Ahead of the new school year, Gov. Kathy Hochul is warning about the emergence of a new variant of COVID-19 and an increase in reported cases and hospitalizations this summer.
All viruses change over time and the changes can affect how contagious each is, how well each responds to treatment and how severely each impacts people, according to the Centers of Disease Control and Prevention. Earlier this month, a new variant of COVID-19 called BA.2.86 was detected in Denmark and Israel and two cases have been identified in the U.S. The CDC reports it is too soon to know whether the new variant might cause more severe illness compared to previous variants.
Hochul said the updated COVID-19 vaccine that will target Omicron variants is expected to be released next month and she is urging people to receive it. The CDC has assessed the new vaccine and estimates it will be effective in reducing severe disease and hospitalization.
“While New Yorkers might want to be done with COVID-19, COVID-19 isn’t done with us,” Hochul said in a statement. “With the increase in hospitalizations and reported cases this summer, I strongly urge everyone to take appropriate precautions to protect themselves and their communities. To keep New Yorkers safe, my administration will continue to monitor this situation, share information on the new boosters as soon as it’s available, and continue to make N-95 masks available statewide.”
Since the pandemic, the state has conducted ongoing wastewater surveillance and laboratory analysis at the Wadsworth Center located in Albany. According to Hochul’s office, collaborators at Syracuse University and analysts have confirmed the new strain has not yet been detected in the state in the last six months.
The CDC reports the BA.2.86 variant may be more capable of causing infection in people who have previously had COVID-19 or have received COVID-19 vaccines.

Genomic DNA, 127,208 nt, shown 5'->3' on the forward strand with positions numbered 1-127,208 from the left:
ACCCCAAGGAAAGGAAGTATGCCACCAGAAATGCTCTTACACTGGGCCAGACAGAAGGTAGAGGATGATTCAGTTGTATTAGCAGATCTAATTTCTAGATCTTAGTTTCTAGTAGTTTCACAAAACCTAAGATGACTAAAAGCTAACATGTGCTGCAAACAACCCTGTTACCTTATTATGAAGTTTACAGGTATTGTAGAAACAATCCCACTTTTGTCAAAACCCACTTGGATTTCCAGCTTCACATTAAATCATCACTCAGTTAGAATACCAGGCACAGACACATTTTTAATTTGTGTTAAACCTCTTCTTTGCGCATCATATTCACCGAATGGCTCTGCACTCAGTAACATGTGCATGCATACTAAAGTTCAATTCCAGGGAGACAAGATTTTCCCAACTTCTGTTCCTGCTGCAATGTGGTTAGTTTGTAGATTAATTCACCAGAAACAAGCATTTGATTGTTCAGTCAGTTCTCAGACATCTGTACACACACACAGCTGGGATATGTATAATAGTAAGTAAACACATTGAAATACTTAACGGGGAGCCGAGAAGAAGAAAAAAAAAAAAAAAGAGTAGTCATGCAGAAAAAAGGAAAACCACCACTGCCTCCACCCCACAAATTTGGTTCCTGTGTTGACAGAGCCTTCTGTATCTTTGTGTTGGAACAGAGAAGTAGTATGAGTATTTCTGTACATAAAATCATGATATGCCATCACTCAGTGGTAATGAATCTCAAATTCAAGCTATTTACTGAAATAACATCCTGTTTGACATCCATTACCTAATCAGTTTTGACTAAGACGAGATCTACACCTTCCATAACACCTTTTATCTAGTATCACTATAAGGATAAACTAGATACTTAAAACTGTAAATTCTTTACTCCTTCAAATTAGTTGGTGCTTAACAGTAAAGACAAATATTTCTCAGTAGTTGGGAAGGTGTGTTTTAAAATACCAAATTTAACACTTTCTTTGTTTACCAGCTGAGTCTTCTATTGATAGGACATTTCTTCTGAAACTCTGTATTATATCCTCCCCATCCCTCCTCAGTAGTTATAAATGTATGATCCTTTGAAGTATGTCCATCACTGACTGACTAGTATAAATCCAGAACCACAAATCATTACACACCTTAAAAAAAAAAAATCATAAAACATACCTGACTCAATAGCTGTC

“The Department of Health remains vigilant for changes to the virus that could further threaten our public health,” state Health Commissioner Dr. James McDonald said in the release. “We continue to monitor as new strains have emerged, with a particular focus on BA.2.86, the most genetically different strain we have seen since the original Omicron variant. These significant changes are important to note as mutations may allow the virus to evade prior immunity. Remember, COVID is now a treatable disease and tests are both easy and highly accurate. Antivirals such as Paxlovid are most effective when started within five days of the onset of symptoms.”
Hochul is recommending schools promote vaccinations and testing and encourage students, teachers and other faculty to stay home if they are sick or exhibiting symptoms. The recommendation comes at a time when the state is facing a teacher and substitute teacher shortage. A U.S. Department of Education report released this fall shows that enrollment in teacher education programs has declined by about 50% and more than one-third of teachers will soon be eligible for retirement.
The state also recommends schools teach and promote proper handwashing and maintain improvements to indoor air quality to reduce the risk of germs spreading through the air.
The state is continuing to provide N-95 masks and test kits are available to state and county officials by request and those looking for them should contact their county health departments or local emergency management office.